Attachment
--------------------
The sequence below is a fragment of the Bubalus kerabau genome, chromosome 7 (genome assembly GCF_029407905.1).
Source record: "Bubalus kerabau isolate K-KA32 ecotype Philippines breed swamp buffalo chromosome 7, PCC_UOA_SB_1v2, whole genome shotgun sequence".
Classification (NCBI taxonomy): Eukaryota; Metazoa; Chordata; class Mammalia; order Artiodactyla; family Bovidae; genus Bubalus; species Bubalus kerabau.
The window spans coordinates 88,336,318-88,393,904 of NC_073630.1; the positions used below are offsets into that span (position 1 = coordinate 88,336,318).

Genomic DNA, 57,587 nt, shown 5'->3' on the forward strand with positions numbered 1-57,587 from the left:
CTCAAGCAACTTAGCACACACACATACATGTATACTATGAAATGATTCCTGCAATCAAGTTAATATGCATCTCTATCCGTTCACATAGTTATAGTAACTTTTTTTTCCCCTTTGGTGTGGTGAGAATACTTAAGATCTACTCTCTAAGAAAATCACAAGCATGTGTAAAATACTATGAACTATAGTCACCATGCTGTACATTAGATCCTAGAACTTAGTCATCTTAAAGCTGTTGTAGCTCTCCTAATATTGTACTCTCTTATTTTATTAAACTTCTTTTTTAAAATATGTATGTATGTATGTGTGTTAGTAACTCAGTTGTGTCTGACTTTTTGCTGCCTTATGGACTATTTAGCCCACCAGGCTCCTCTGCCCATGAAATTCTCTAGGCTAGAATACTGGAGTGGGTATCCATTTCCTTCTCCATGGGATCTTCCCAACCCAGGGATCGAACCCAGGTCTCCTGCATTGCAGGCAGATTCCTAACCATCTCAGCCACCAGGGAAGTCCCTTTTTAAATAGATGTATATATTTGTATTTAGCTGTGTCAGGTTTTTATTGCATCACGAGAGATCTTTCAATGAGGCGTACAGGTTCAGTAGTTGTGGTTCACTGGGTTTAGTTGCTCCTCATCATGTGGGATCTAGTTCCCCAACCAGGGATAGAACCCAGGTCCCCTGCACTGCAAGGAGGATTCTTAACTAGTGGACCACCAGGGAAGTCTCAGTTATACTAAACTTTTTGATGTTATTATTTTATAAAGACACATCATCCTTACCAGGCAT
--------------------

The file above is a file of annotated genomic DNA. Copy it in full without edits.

The sequence below is a fragment of the Bubalus kerabau genome, chromosome 7 (genome assembly GCF_029407905.1).
Source record: "Bubalus kerabau isolate K-KA32 ecotype Philippines breed swamp buffalo chromosome 7, PCC_UOA_SB_1v2, whole genome shotgun sequence".
Classification (NCBI taxonomy): Eukaryota; Metazoa; Chordata; class Mammalia; order Artiodactyla; family Bovidae; genus Bubalus; species Bubalus kerabau.
The window spans coordinates 88,336,318-88,393,904 of NC_073630.1; the positions used below are offsets into that span (position 1 = coordinate 88,336,318).

Genomic DNA, 57,587 nt, shown 5'->3' on the forward strand with positions numbered 1-57,587 from the left:
CTCAAGCAACTTAGCACACACACATACATGTATACTATGAAATGATTCCTGCAATCAAGTTAATATGCATCTCTATCCGTTCACATAGTTATAGTAACTTTTTTTTCCCCTTTGGTGTGGTGAGAATACTTAAGATCTACTCTCTAAGAAAATCACAAGCATGTGTAAAATACTATGAACTATAGTCACCATGCTGTACATTAGATCCTAGAACTTAGTCATCTTAAAGCTGTTGTAGCTCTCCTAATATTGTACTCTCTTATTTTATTAAACTTCTTTTTTAAAATATGTATGTATGTATGTGTGTTAGTAACTCAGTTGTGTCTGACTTTTTGCTGCCTTATGGACTATTTAGCCCACCAGGCTCCTCTGCCCATGAAATTCTCTAGGCTAGAATACTGGAGTGGGTATCCATTTCCTTCTCCATGGGATCTTCCCAACCCAGGGATCGAACCCAGGTCTCCTGCATTGCAGGCAGATTCCTAACCATCTCAGCCACCAGGGAAGTCCCTTTTTAAATAGATGTATATATTTGTATTTAGCTGTGTCAGGTTTTTATTGCATCACGAGAGATCTTTCAATGAGGCGTACAGGTTCAGTAGTTGTGGTTCACTGGGTTTAGTTGCTCCTCATCATGTGGGATCTAGTTCCCCAACCAGGGATAGAACCCAGGTCCCCTGCACTGCAAGGAGGATTCTTAACTAGTGGACCACCAGGGAAGTCTCAGTTATACTAAACTTTTTGATGTTATTATTTTATAAAGACACATCATCCTTACCAGGCAT